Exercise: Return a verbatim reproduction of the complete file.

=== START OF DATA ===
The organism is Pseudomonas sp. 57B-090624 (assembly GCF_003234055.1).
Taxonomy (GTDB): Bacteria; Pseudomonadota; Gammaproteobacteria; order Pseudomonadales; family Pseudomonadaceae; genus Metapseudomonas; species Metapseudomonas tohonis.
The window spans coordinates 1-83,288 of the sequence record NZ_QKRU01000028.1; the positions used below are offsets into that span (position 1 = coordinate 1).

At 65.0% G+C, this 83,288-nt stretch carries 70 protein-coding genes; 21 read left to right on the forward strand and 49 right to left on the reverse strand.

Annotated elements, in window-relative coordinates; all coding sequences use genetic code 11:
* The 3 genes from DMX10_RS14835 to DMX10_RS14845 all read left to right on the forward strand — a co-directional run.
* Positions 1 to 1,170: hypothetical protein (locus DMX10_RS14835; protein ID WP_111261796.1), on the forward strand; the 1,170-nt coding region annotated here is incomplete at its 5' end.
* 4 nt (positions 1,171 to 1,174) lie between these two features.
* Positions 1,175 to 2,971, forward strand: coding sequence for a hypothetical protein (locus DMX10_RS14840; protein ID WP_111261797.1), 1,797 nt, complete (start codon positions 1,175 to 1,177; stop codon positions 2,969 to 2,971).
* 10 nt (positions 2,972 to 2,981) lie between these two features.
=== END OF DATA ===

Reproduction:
The organism is Pseudomonas sp. 57B-090624 (assembly GCF_003234055.1).
Taxonomy (GTDB): Bacteria; Pseudomonadota; Gammaproteobacteria; order Pseudomonadales; family Pseudomonadaceae; genus Metapseudomonas; species Metapseudomonas tohonis.
The window spans coordinates 1-83,288 of the sequence record NZ_QKRU01000028.1; the positions used below are offsets into that span (position 1 = coordinate 1).

At 65.0% G+C, this 83,288-nt stretch carries 70 protein-coding genes; 21 read left to right on the forward strand and 49 right to left on the reverse strand.

Annotated elements, in window-relative coordinates; all coding sequences use genetic code 11:
* The 3 genes from DMX10_RS14835 to DMX10_RS14845 all read left to right on the forward strand — a co-directional run.
* Positions 1 to 1,170: hypothetical protein (locus DMX10_RS14835; protein ID WP_111261796.1), on the forward strand; the 1,170-nt coding region annotated here is incomplete at its 5' end.
* 4 nt (positions 1,171 to 1,174) lie between these two features.
* Positions 1,175 to 2,971, forward strand: coding sequence for a hypothetical protein (locus DMX10_RS14840; protein ID WP_111261797.1), 1,797 nt, complete (start codon positions 1,175 to 1,177; stop codon positions 2,969 to 2,971).
* 10 nt (positions 2,972 to 2,981) lie between these two features.